This part of the course extends the concept of inverse functions to the case where y = f(x) with y = (y_{1}, y_{2}, …, y_{n}) and x = (x_{1}, x_{2}, …, x_{n}). In more user-friendly terms this part asks us to determine when and how the system of equations that expresses y_{1}, y_{2}, … and y_{n} as functions of x_{1}, x_{2}, and x_{n} can be “inverted” to express x_{1}, x_{2}, and x_{n} as functions of y_{1}, y_{2}, … and y_{n} . This motivates the study of matrix algebra since the process of inverting an n x n square matrix is used to show how we decide whether a function f(x_{1}, x_{2}, …, x_{n}) has an inverse and how we find the inverse function if it exists.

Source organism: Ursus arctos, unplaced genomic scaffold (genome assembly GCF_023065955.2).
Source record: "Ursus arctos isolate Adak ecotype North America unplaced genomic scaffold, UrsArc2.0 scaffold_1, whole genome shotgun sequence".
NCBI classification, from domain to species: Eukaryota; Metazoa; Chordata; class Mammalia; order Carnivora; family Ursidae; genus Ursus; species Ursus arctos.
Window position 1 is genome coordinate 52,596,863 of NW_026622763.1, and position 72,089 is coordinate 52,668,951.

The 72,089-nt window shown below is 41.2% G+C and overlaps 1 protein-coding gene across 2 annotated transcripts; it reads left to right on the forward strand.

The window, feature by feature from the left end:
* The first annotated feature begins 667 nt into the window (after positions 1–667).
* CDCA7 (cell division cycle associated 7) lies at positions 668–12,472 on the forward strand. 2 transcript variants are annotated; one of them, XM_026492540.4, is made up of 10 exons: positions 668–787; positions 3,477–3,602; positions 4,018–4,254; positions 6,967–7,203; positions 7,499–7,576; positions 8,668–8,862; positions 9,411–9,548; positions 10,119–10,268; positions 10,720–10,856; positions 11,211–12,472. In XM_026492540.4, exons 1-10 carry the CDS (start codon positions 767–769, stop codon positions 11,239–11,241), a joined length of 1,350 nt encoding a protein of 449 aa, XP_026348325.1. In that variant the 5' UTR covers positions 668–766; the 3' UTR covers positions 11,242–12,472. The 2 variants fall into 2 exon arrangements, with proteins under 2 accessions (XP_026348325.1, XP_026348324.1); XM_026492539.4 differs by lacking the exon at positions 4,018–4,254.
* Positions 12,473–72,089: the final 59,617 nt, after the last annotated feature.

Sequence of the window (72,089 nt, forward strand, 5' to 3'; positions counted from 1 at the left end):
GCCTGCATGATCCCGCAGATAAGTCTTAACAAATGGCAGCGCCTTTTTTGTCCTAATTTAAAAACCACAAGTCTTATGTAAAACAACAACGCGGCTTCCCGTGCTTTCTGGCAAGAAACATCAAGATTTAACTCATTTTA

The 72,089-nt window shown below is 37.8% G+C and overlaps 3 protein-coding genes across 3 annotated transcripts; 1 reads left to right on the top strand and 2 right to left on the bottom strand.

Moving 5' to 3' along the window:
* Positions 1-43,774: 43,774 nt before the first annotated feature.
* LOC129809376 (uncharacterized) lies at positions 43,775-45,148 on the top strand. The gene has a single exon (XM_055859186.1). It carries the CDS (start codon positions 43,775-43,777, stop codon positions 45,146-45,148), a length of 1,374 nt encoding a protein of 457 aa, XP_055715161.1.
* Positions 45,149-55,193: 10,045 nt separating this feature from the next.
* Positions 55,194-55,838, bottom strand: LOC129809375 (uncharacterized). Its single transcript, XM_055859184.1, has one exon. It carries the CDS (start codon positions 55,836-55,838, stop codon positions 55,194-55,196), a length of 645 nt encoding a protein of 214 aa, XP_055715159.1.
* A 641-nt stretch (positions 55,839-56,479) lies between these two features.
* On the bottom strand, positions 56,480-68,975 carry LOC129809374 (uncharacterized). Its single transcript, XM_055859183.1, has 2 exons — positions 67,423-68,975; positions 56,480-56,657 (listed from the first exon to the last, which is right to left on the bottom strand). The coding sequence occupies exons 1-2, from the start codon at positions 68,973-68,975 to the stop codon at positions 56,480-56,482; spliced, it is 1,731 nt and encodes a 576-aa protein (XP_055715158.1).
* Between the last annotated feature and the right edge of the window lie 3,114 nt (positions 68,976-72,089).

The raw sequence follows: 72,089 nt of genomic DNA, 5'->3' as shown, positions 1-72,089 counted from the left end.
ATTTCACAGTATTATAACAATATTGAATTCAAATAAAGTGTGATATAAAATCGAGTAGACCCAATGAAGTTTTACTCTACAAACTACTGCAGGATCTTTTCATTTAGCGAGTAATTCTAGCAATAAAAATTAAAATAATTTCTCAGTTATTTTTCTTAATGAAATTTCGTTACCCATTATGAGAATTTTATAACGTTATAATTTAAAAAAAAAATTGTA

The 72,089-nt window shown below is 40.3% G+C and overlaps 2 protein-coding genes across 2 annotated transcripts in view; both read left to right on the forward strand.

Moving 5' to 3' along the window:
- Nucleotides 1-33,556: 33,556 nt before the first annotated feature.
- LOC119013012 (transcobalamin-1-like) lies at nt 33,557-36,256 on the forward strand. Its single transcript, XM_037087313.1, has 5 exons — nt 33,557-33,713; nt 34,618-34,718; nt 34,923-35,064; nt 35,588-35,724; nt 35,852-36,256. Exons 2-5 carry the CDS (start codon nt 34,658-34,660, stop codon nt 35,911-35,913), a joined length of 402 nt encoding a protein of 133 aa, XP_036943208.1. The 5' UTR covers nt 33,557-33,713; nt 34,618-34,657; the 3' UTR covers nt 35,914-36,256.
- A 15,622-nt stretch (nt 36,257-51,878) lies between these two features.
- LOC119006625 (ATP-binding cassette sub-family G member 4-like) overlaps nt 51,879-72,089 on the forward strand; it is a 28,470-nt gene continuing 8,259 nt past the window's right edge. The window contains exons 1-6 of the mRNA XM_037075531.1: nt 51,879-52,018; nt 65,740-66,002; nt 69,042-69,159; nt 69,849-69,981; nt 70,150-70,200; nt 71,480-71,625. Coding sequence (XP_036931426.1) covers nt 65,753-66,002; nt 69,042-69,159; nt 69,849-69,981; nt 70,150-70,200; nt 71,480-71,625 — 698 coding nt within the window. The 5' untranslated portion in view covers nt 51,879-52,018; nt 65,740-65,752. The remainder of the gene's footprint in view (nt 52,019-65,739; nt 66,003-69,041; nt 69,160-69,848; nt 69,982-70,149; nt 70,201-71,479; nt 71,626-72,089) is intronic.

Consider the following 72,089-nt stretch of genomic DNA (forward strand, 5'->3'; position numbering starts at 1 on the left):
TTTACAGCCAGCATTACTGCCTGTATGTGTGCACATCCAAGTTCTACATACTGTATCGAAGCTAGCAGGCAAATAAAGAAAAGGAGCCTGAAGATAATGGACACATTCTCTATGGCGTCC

## Part IV: Matrix Algebra

## Course Info

##### Instructor

##### Departments

##### As Taught In

Fall
2011

##### Level

##### Learning Resource Types

*theaters*Lecture Videos

*notes*Lecture Notes

*assignment_turned_in*Problem Sets with Solutions